Our secondary goal is to improve the harshest or most severe lack of basic living conditions in En'gong Narok as best as we can.

Our strategy is to influence and work with the local chief and village elders to create changes on the ground. We do this through:

A. OPEN DISCUSSION We Initiated sensitive, respectful and candid discussions with Chief Kelembu and Moses Saruni focusing on female cutting and child marriage and the harm of those practices. These discussions expanded all of our understanding about these practices and their implications for the future, Based on them, we offered to provide money for the girls' schooling in exchange for ending cutting and child marriage in the village,

B. FACE-TO-FACE MEETINGS We arranged a few meetings between Chief Kelembu Moses Saruni and chief Joseph Ole Tipanko, who leads a much larger and more prosperous community of 5000 Maasai several hours away from En'gong Narok. Chief Tipanko was educated by his wife about the realities and harm of female cutting, and he has since become an advocate for their elimination. Ole Tipanko inspired the En'Gong Narok leaders to change practices. He shared the strategies he used in his community reduce these practices, such as speaking directly to girls, using s schools to assure their safety, and addressing the inevitable resistance that often comes from change.

C. CONSISTENT COMMUNICATION We are in frequent touch with Kelembu and Saruni, speaking at least weekly, by Skype, and WhatsApp. In addition, we have arranged to have representatives from the US to visit the village each year to assess our progress. We traveled there and spent a week at the village in January 2019.

D. FUND-RAISING We hold 2 events a year and publish on-going social media and email appeals to our donor list, Our strategy is to engage each donor in a way that suits them best to encourage on-going donations, We also work to grow our list of donors who are committed to our goals sustaining a particular girl through school. We have several, so far.

E. INCLUSION We include our team in Kenya in all planning and projects. For example, the women of the village send us hand-made beadwork to sell in support their daughter's schooling.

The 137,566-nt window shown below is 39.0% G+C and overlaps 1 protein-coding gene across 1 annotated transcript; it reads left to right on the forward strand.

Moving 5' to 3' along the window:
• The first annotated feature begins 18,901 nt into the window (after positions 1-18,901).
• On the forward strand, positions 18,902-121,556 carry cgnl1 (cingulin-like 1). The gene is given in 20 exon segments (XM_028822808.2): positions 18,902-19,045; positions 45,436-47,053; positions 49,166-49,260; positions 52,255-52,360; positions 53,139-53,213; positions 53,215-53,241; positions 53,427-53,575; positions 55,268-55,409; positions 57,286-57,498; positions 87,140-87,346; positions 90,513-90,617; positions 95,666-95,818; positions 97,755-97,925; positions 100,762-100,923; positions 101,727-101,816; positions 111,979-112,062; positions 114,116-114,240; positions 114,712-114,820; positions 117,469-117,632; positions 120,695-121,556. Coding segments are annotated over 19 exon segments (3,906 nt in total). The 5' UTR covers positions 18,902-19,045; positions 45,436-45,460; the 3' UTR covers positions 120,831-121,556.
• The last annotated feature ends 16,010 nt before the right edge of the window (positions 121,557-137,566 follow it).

F. Our local team documents our fund activity in the village with photos and other records, allowing us a thorough record of our activity in EN'Gong Narok village.

Our motto could be: We get a lot done with few resources.

The Maasai Girl's Fund is two small, dedicated teams, working together - one in the US and one in Africa. Both teams are unpaid and both are deeply committed to the goal. This year we are paying a $50 a month stipend to one of our African partners due to the amount of work he does being an intermediary between school, home village and funders.

The US team includes a master level social worker, and successful author, actor - an excellent communicator and experienced traveler.

The African team includes the village chief, Benson Kelembu, and Moses Saruni, a young man who was born in the village, and formerly taught pre-K classes there. He is now an elephant conservationist and researcher, working near the village, highly dedicated to our cause,

We could not do what we do without donors, however. Our first donor's were drawn from a social circle of family and friends, but we have grown and not have many contributors, including a house of worship and several Rotary clubs. Many of our donors have repeated contributions, and some have helped us to expand our capabilities.

ACCOMPLISHED SO FAR: Our connection with 2 small communities in Kenya has become transformative for all concerned. Happily, with our influence, Chief Kelembu of EngongNarok village and Chief Lebakuli of Natumuse village have both agreed to end female cutting and forced (polygamous) child marriage to much older men. This transformation was achieved by our promise to pay for the education of all girls in EnGongNarok, and 11 in Natumuse. We currently sponsor 47 girls, who will never be cut or married too young, without their own consent. They are well-treated, well-fed, and well-taught at highly-rated schools, growing in confidence and dignity, learning English and Swahili in addition to their native Maa, and will be better able to exercise agency over their futures.